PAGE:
Pomeranians live between 12 – 16 years on average.
Feeding Your Pomeranian
Based on my experience with the breed, I recommend a daily amount of 1/4 to 1-2 cups per day. Each meal should include quality dry food split into two equal parts.
Pomeranian Puppy Diet
For the first twelve months of your puppy's life, ensure they eat high-quality canned and dry puppy food. Yogurt and cheese may be included in the diet.
If you want your Pom puppy to grow into a healthy adult, then its diet must contain the correct nutrients.
Adult Pomeranian Diet Requirements
Your dog is an individual with unique needs. Like people, each has different size and age factors that determine how much they need to eat for their bodies to stay healthy.
There's a massive difference between expensive and cheap dog foods, but the best option for your pup is to choose high-quality food.
Why? The better diet you feed your Pom, the better your dog's diet, and the longer he or she will live. This is because high-quality foods contain more nutrients and fewer fillers than lower-quality brands do.
Owners should explore the options for raw feeding or home cooking their adult Pomeranian dog.
Pomeranian Exercise and Activities
This small, furry dog is playful but doesn't need as much exercise or a long walk to stay happy.
They are great pets for people who live in apartments or those without a fenced yard. If you can provide them with enough mental stimulation, they'll be content just playing indoors and won't become restless or destructive.
You should give your pup lots of toys and rotate them frequently so there's always something new. They especially like it when you challenge them with challenging playthings.
Pomeranians are intelligent dogs, enjoy many dog sports, and can learn tricks quickly. They're also quick to sound the alarm when someone's at the door or in the yard, which makes them good watchdogs.
Keep the training sessions short and fun. Give the pup plenty of praise and treats whenever he does something right.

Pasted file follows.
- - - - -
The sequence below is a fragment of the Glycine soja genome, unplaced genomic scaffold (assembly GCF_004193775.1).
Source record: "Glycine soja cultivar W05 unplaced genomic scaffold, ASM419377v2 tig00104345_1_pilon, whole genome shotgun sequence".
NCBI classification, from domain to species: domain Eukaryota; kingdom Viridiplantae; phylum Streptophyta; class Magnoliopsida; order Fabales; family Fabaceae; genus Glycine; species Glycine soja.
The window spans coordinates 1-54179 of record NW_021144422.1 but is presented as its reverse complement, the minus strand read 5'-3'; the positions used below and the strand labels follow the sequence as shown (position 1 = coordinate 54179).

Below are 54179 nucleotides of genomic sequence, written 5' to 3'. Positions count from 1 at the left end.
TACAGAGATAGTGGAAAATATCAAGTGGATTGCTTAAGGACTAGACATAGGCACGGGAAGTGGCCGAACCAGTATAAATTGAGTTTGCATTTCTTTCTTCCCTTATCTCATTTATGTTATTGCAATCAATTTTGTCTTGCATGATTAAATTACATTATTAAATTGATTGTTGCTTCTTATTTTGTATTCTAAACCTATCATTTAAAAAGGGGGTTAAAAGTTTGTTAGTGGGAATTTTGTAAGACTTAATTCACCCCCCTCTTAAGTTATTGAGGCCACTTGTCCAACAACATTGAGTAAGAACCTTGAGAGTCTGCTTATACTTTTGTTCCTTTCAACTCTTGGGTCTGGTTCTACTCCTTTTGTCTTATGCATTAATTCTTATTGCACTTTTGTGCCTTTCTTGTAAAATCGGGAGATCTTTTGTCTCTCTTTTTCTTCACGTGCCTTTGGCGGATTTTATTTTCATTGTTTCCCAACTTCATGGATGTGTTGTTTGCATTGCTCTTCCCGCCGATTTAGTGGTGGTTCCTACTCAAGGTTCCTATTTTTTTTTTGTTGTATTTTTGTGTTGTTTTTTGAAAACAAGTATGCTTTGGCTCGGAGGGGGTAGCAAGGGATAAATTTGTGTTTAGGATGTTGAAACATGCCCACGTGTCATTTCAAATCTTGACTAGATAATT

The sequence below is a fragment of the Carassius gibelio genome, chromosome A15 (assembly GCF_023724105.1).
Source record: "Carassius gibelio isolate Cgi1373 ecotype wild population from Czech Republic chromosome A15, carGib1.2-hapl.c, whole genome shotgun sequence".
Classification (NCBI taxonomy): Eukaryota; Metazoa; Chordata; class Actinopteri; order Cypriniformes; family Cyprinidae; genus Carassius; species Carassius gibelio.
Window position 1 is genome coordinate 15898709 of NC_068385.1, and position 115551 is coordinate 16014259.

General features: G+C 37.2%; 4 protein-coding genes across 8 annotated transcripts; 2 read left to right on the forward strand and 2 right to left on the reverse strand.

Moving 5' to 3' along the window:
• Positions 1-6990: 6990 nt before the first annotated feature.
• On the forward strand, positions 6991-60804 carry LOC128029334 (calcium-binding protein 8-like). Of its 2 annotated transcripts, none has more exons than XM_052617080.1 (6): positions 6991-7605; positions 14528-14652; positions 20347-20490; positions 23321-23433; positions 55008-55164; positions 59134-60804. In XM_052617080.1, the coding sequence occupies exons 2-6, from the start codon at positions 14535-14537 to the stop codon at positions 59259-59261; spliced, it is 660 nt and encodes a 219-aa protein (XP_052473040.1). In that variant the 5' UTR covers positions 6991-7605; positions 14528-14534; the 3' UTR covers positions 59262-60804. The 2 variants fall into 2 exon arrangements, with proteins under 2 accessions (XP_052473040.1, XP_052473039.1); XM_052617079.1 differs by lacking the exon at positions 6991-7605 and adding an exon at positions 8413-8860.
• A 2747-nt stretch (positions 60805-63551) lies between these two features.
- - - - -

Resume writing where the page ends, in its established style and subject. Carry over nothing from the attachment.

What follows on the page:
When it comes to health, Pomeranians are a relatively robust breed.
However, like all dogs, they are susceptible to specific health conditions.
Some of the common health problems seen in Pomeranians include:
- Luxating patella (dislocated kneecap)
- Legg-Calve-Perthes disease (a hip condition)
- Heart conditions
- Skin and problems
- Coat problems
Pomeranians are also susceptible to weight gain, so it is vital to make sure they get plenty of exercise.
Daily short walks or play sessions are a great way to keep your Pomeranian healthy and fit.
Regarding size, Pomeranians are one of the smaller dog breeds.
The average height of a Pomeranian is between 8 and 11 inches (20-28 cm).
Making them an excellent choice for people who live in small homes or apartments.
Pomeranians come in many colors and patterns, including black dogs with tan markings or piebald patterns. The most popular color for a show Pomeranian is orange or orange sable.
Other Pomeranian colors are cream, cream sable, black, black and tan, white, wolf sable, brown, blue, beaver, and the Pom dog patterns include tan markings, parti-color, brindle, and merle.
A sable is a dog coat with black-tipped guard hairs, and these bands show up clearly on most parts of its body, especially the dorsal region. Other variations in the Pomeranian breed are chocolate and blue sables.
Grooming is an essential part of taking care of your Pom. A good grooming routine must be established to keep your Pom looking his best.
The double coat requires regular care. Brushing is needed a few times weekly, and bathing a couple of times per month.
You can brush your Pom's hair in many ways, but one way to do it is by starting at the head and then brushing forward as you work down the dog's body.